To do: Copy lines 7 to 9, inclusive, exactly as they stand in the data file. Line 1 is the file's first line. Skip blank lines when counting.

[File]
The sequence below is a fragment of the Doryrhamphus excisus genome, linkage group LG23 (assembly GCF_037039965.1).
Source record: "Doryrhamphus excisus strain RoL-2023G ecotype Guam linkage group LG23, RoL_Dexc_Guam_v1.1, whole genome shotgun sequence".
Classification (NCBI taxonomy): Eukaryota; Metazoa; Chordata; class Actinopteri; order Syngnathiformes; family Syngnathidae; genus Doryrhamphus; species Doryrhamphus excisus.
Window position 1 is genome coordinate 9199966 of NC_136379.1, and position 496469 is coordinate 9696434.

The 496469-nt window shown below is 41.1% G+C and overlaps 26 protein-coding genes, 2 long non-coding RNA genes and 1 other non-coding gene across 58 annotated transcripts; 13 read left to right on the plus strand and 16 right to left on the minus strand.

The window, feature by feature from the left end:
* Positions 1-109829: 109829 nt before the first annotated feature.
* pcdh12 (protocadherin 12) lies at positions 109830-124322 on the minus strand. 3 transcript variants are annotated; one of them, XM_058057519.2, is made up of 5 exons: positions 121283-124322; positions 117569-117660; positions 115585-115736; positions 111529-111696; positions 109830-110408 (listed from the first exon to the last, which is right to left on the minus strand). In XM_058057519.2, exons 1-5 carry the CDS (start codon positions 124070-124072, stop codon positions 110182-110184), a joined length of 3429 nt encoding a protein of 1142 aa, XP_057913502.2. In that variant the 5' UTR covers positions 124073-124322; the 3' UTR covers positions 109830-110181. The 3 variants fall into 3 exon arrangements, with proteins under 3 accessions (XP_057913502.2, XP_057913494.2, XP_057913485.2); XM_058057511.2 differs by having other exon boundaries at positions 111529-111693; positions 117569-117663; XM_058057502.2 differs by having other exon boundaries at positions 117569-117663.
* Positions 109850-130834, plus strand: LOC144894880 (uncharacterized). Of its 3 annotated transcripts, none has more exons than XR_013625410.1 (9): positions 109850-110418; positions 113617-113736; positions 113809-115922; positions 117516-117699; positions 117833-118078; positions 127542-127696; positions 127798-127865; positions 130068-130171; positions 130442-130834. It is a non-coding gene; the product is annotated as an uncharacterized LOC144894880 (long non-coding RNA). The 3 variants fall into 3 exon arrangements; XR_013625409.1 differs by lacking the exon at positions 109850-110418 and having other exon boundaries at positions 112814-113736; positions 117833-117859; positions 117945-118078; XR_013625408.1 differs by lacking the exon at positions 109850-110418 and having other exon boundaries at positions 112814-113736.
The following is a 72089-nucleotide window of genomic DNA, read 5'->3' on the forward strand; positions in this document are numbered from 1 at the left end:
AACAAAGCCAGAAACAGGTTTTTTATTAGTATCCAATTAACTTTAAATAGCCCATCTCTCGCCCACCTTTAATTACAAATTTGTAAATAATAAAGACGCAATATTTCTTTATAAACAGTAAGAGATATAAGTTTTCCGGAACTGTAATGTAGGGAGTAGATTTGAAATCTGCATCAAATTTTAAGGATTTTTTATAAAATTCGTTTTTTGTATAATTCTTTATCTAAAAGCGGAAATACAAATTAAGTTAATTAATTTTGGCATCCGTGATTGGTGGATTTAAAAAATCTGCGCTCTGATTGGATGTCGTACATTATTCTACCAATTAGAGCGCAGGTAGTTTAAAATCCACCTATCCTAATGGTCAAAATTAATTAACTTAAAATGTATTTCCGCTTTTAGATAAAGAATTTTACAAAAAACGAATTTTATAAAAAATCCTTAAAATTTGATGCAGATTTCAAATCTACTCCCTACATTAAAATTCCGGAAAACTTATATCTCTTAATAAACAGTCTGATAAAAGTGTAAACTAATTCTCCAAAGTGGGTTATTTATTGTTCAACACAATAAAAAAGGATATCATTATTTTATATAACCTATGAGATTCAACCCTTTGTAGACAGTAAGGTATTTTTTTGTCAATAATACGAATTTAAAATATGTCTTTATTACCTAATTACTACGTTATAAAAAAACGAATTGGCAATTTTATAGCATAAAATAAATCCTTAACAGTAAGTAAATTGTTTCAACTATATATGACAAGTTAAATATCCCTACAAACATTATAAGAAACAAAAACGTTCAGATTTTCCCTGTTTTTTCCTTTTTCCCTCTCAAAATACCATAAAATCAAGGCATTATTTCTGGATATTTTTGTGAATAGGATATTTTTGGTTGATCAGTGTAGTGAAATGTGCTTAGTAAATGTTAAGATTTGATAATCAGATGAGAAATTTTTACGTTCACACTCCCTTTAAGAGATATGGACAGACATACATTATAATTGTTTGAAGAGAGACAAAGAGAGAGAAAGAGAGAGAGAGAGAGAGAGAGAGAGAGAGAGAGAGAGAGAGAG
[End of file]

* Positions 1-109829: 109829 nt before the first annotated feature.
* pcdh12 (protocadherin 12) lies at positions 109830-124322 on the minus strand. 3 transcript variants are annotated; one of them, XM_058057519.2, is made up of 5 exons: positions 121283-124322; positions 117569-117660; positions 115585-115736; positions 111529-111696; positions 109830-110408 (listed from the first exon to the last, which is right to left on the minus strand). In XM_058057519.2, exons 1-5 carry the CDS (start codon positions 124070-124072, stop codon positions 110182-110184), a joined length of 3429 nt encoding a protein of 1142 aa, XP_057913502.2. In that variant the 5' UTR covers positions 124073-124322; the 3' UTR covers positions 109830-110181. The 3 variants fall into 3 exon arrangements, with proteins under 3 accessions (XP_057913502.2, XP_057913494.2, XP_057913485.2); XM_058057511.2 differs by having other exon boundaries at positions 111529-111693; positions 117569-117663; XM_058057502.2 differs by having other exon boundaries at positions 117569-117663.
* Positions 109850-130834, plus strand: LOC144894880 (uncharacterized). Of its 3 annotated transcripts, none has more exons than XR_013625410.1 (9): positions 109850-110418; positions 113617-113736; positions 113809-115922; positions 117516-117699; positions 117833-118078; positions 127542-127696; positions 127798-127865; positions 130068-130171; positions 130442-130834. It is a non-coding gene; the product is annotated as an uncharacterized LOC144894880 (long non-coding RNA). The 3 variants fall into 3 exon arrangements; XR_013625409.1 differs by lacking the exon at positions 109850-110418 and having other exon boundaries at positions 112814-113736; positions 117833-117859; positions 117945-118078; XR_013625408.1 differs by lacking the exon at positions 109850-110418 and having other exon boundaries at positions 112814-113736.